Nowhere in any of the 2020 economic outlook reports was there any mention of a global pandemic, yet here we are. While journalists from sensible corners of the news media world have for years issued warnings about the health and economic risks of pandemics, the prospects for such an event seemed distant and abstract to most. The machinery of the global economy chugged on.
The novel corona virus outbreak began with a single known case on December 10 in Wuhan, China. By the month’s end, the new virus was identified by Chinese health officials. In mid-January, cases were being reported in other countries, and the virus began to spread rapidly. Throughout March, new infections and upsetting mortality reports issued by countries around the globe worsened as the days passed.
Across the United States, lockdowns, quarantines, sheltering-in-place, mandatory business closures, moratoriums on public gatherings, and other social distancing rules have become the norm as part of the effort to stem the outbreak. As customers disappear, businesses close, and travel is curtailed, the economic damage is piling up. Service and manufacturing companies have already begun laying off employees.
Today’s corona virus pandemic is a different kind of situation than the 2008 Financial Crisis. Then, the economic slowdown occurring was largely due to financial excesses and troubled mortgage loans, whereas today the slowing of the economy is a result of behavioral changes being made across the country to stem the viral outbreak–– the avoidance of travel, shopping, and gatherings. Infectious disease experts say that these social distancing requirements are an effective tool to stem the spread of the virus. Ignoring or discontinuing these rules will lead to a prolonged, deeper, and more damaging crisis, they say.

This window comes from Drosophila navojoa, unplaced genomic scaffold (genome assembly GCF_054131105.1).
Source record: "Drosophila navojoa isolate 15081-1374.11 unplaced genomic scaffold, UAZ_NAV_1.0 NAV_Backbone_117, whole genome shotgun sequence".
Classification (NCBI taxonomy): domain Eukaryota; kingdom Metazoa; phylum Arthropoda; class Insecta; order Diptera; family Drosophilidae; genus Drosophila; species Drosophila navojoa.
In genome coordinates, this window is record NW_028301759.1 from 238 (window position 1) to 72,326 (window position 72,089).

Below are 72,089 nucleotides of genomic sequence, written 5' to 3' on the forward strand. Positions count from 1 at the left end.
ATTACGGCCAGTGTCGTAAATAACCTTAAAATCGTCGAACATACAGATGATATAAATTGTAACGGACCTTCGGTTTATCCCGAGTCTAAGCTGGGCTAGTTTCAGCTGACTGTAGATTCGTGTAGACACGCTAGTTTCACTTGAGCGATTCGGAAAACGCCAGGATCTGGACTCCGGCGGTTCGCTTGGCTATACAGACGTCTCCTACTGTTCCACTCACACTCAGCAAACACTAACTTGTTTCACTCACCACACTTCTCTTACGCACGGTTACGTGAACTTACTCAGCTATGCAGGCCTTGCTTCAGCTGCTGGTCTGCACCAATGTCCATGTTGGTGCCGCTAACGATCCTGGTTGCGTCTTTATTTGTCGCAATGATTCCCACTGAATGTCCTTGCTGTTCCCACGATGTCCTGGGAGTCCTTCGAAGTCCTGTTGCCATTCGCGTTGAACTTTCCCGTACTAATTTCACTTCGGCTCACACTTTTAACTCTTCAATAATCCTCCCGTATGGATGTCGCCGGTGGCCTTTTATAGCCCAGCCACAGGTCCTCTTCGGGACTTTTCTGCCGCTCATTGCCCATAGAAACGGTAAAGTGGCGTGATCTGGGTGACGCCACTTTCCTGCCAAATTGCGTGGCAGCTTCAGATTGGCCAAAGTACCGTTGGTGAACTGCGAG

At the end of March, the federal government passed a mammoth $2 trillion stimulus bill that will provide direct payments to many people, dramatically expand unemployment insurance, offer hundreds of billions in business loans, refill state coffers, and extend additional resources to healthcare providers. Additionally, the Fed took action by cutting interest rates in March–its go-to strategy in fighting economic slowdowns–with the acknowledgment that the available tools are better suited to addressing stresses to the financial system than consumer behavior-related stresses.
While the lower interest rates–which encourage borrowing and business investment–may not help that much right now, they will help once the outbreak passes and consumers and businesses are confident enough to return to spending and business investment. As in past stock market recoveries, the early portion of recovery may be the steepest.
The stock market is known as a “leading indicator” of the economy, meaning it has a fairly good record of anticipating the direction of the economy. The stock market peaked on February 19, about the time that the likely economic impacts of the virus were becoming better understood, after which stocks began a steep descent. For the first quarter, large-company stocks in the US declined by 19.6%. Smaller-company stocks were harder hit–down by 30.6% as traders perceived them as less able to withstand severe financial stresses. Foreign stocks lost 22.8%, and US bonds–broadly measured–were up 3.1%. Bonds are generally a more stable investment class than stocks.